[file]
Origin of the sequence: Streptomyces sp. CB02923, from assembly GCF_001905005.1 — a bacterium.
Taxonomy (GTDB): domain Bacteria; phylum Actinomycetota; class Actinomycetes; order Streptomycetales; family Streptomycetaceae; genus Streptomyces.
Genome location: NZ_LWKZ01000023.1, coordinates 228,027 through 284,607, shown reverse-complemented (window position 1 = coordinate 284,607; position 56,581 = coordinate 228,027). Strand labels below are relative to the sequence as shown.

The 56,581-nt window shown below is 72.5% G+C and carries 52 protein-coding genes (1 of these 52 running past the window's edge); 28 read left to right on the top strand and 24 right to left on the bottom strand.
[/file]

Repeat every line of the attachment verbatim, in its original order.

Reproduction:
Origin of the sequence: Streptomyces sp. CB02923, from assembly GCF_001905005.1 — a bacterium.
Taxonomy (GTDB): domain Bacteria; phylum Actinomycetota; class Actinomycetes; order Streptomycetales; family Streptomycetaceae; genus Streptomyces.
Genome location: NZ_LWKZ01000023.1, coordinates 228,027 through 284,607, shown reverse-complemented (window position 1 = coordinate 284,607; position 56,581 = coordinate 228,027). Strand labels below are relative to the sequence as shown.

The 56,581-nt window shown below is 72.5% G+C and carries 52 protein-coding genes (1 of these 52 running past the window's edge); 28 read left to right on the top strand and 24 right to left on the bottom strand.